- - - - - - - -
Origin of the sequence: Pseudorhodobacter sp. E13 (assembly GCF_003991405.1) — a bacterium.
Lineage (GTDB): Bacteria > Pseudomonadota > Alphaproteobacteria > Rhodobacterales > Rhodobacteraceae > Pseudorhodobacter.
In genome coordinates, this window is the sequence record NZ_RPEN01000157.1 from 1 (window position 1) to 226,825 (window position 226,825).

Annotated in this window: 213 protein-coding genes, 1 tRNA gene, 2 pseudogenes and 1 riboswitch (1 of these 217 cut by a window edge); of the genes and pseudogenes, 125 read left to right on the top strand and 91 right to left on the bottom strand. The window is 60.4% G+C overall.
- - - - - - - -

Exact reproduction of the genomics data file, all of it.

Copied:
Origin of the sequence: Pseudorhodobacter sp. E13 (assembly GCF_003991405.1) — a bacterium.
Lineage (GTDB): Bacteria > Pseudomonadota > Alphaproteobacteria > Rhodobacterales > Rhodobacteraceae > Pseudorhodobacter.
In genome coordinates, this window is the sequence record NZ_RPEN01000157.1 from 1 (window position 1) to 226,825 (window position 226,825).

Annotated in this window: 213 protein-coding genes, 1 tRNA gene, 2 pseudogenes and 1 riboswitch (1 of these 217 cut by a window edge); of the genes and pseudogenes, 125 read left to right on the top strand and 91 right to left on the bottom strand. The window is 60.4% G+C overall.